This is, simply put, the Machiavellian point of view—that subtle Florentine’s bold doctrine of the amorality of states. For him, and for those mighty despots for whom he was so persuasive a defender, and for those devious royalists to whom he remains so eloquent an ally, self-preservation was to be valued above all else. Nothing, in the mind of the striving politician, was to be considered more pressing in importance than this. Those manipulative, virile, hardened statesmen to whom he dedicated his most memorable work, The Prince, must be prepared, he said, to commit any number of atrocities, to effectuate any variety of misdeed, to kill, plunder, or “disappear” all enemies and dissidents, if only to preserve the integrity of his state. That, and that alone, was the undying goal for which he, ruthless and admired leader he was, was originally created. He must be willing to injure every amiable sentiment, to hurt every gentle expectation of civility, decency, and truth, if only to bolster and protect the longevity of himself and his state.

Pace Machiavelli, Hugo Grotius—the seventeenth-century wunderkind of the land of the Dutch—maintained, more convincingly than any political philosopher about whom we still busy ourselves to speak, a contrary view. He was, in the words of Frederick the Great—who knew more than a little about subtlety and statecraft, ends and the means by which they’re procured—something of an anti-Machiavel. He was the Dutch antidote to an Italian venom, the enlightened healer of a noxious Renaissance point of view. For that reason alone, we might do well to inoculate ourselves with his words, to protect our politics with the salubrious nectar of his wisdom.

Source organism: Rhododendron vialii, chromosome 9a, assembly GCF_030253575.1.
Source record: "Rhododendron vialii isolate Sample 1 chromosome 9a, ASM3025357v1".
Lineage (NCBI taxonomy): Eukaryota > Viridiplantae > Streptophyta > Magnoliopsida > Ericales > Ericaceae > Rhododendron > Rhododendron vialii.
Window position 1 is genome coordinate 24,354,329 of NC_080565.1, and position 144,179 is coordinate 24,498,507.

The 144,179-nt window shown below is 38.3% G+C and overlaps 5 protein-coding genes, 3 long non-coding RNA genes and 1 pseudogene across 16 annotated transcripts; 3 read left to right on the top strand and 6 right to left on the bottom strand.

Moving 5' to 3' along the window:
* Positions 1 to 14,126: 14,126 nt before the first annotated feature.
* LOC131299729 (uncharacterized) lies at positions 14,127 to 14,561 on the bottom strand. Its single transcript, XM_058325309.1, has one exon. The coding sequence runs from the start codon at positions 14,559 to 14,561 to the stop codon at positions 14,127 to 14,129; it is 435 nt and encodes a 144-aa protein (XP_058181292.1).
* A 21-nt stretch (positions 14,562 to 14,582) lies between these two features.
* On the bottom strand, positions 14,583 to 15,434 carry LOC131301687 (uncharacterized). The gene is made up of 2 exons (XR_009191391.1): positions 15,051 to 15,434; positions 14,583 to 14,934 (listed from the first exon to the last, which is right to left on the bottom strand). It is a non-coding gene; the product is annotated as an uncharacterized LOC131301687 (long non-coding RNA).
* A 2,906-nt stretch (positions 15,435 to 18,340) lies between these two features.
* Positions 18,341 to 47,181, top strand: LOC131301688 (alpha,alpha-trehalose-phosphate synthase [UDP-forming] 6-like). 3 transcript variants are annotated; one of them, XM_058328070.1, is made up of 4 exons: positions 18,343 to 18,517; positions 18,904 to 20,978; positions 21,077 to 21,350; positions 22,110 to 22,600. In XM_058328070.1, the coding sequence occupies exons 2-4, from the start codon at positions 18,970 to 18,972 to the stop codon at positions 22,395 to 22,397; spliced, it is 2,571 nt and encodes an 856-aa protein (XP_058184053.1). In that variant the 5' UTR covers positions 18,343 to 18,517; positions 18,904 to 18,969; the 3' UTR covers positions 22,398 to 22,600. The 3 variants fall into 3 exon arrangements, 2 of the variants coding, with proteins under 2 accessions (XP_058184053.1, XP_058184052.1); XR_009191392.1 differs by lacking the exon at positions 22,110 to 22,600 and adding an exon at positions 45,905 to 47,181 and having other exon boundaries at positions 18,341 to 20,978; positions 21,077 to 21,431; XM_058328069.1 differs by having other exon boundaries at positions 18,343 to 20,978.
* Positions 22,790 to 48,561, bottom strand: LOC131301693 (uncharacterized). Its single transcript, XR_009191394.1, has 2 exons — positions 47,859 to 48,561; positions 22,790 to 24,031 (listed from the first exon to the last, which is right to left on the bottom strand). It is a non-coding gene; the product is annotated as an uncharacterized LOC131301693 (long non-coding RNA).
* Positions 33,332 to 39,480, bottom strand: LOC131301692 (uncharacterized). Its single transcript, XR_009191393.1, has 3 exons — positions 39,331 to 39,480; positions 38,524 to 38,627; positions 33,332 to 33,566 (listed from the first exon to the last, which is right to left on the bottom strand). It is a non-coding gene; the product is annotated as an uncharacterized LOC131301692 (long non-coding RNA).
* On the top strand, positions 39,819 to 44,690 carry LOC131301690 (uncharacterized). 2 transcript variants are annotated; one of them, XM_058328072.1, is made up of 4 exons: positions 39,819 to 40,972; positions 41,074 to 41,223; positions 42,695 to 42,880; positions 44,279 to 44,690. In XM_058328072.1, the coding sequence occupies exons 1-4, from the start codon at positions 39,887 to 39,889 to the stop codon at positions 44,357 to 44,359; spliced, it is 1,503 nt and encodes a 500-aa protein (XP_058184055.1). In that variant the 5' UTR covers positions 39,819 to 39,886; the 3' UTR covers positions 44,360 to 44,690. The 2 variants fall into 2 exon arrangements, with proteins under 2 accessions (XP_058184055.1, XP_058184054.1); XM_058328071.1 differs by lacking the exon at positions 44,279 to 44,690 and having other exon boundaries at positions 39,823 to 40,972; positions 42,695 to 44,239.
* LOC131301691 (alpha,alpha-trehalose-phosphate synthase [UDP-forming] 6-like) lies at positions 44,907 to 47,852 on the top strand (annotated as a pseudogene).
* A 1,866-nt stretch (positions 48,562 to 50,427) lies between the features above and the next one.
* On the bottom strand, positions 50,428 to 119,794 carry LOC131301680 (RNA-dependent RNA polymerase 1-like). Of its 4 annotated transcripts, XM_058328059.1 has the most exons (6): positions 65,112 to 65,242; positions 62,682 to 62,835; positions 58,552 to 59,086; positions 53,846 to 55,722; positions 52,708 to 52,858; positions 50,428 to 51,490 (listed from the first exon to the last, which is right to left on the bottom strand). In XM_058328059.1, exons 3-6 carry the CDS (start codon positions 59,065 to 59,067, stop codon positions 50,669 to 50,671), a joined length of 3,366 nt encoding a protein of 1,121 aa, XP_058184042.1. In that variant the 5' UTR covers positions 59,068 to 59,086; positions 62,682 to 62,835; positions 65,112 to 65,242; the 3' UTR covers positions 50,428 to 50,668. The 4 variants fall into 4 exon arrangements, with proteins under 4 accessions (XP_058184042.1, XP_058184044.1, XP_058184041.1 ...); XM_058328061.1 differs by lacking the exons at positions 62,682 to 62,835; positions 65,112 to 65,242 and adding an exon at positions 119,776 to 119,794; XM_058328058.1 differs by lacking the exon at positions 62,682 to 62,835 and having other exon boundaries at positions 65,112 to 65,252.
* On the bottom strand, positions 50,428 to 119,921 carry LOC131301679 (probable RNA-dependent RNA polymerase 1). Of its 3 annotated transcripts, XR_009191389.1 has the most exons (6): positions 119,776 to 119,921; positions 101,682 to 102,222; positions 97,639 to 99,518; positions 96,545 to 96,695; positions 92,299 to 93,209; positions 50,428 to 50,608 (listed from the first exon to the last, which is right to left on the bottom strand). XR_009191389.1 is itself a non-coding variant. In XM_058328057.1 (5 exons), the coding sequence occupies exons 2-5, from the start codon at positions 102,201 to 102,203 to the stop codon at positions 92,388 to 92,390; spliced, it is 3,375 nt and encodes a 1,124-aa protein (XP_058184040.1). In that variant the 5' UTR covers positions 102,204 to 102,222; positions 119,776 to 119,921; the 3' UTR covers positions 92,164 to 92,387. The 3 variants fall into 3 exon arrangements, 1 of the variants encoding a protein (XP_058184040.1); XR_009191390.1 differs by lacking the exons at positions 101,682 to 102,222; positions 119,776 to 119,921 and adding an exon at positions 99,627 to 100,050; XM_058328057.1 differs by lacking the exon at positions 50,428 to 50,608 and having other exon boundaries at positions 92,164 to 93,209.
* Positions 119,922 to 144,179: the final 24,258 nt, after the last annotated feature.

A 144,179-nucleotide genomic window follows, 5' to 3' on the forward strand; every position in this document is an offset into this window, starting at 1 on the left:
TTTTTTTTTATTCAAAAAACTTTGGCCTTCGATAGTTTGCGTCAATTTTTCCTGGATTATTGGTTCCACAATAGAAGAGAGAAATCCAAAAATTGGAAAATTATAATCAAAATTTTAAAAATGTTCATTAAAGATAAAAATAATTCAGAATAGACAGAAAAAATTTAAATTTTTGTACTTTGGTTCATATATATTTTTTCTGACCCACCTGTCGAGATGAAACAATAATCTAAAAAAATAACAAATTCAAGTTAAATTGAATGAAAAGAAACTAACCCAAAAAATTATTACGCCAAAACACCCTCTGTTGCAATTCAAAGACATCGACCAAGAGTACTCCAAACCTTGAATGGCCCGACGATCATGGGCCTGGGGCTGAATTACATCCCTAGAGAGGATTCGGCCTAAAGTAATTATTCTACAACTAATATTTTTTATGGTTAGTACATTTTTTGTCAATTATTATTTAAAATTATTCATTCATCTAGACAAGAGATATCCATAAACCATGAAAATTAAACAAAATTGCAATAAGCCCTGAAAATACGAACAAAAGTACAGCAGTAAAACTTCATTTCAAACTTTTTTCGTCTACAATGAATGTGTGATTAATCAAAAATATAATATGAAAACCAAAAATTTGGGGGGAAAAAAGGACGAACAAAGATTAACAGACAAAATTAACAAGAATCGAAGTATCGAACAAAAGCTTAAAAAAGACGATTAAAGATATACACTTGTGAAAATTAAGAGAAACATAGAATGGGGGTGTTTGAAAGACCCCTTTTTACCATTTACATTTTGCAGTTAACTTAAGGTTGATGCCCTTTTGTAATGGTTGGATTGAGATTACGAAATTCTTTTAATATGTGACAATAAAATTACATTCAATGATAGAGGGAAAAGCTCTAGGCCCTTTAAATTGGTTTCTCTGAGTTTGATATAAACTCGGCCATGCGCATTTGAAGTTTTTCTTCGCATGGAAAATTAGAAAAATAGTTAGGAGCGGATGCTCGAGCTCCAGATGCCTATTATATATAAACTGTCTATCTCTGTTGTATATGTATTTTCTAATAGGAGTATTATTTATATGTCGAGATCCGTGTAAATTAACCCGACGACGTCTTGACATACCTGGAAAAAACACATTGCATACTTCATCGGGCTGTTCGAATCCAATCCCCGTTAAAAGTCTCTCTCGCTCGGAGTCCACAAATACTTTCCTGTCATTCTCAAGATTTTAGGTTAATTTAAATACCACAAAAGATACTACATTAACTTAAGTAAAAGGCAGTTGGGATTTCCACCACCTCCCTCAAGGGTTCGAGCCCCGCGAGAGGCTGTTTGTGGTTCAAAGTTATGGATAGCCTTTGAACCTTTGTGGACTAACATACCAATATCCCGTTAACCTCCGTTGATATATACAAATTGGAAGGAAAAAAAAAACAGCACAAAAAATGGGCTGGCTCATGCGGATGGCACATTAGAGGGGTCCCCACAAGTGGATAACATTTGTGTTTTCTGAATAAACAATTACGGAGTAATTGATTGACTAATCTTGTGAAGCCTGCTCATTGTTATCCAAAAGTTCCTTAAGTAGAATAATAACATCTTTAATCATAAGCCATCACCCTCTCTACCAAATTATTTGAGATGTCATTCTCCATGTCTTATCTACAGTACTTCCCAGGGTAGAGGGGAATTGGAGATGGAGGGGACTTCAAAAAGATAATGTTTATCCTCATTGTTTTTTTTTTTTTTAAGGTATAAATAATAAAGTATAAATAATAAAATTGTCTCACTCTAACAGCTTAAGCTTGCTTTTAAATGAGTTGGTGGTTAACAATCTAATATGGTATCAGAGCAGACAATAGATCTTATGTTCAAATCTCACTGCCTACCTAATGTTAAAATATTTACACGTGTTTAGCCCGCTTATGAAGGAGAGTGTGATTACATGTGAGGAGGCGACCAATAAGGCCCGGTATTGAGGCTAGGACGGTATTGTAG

That said, it would be inaccurate to enlist under the name of “political philosopher” the great and ever-nimble Grotius, who would’ve described himself, before all else, as a humble and devoted jurist (to note, he was also a diplomat, theologian, lawyer, magistrate, and scholar. Despite so omnivorous a palate of interests, however, and an energy with which they might be pursued, he died an impecunious and maltreated author). Yet, unconditionally, the law was his love. Politics offered him no succor, nor was there charity to be gained from the mass. Jurisprudence was the spark of his philosophical flame, the deepest stirring of a heart intolerant to idleness forever in search of a friend.

Rightly, if not in his, then doubtless in our age, he’s considered the “founding father” of international law, the patriarch of a lineage that has sprouted many branches, and many fruits. He approached every subject on which he wrote, many of them dealing with the interactions of competing nations, from a legal, rather than a political point of view, and we have this creative approach to thank for the shocking novelty and fresh perspective of his thought.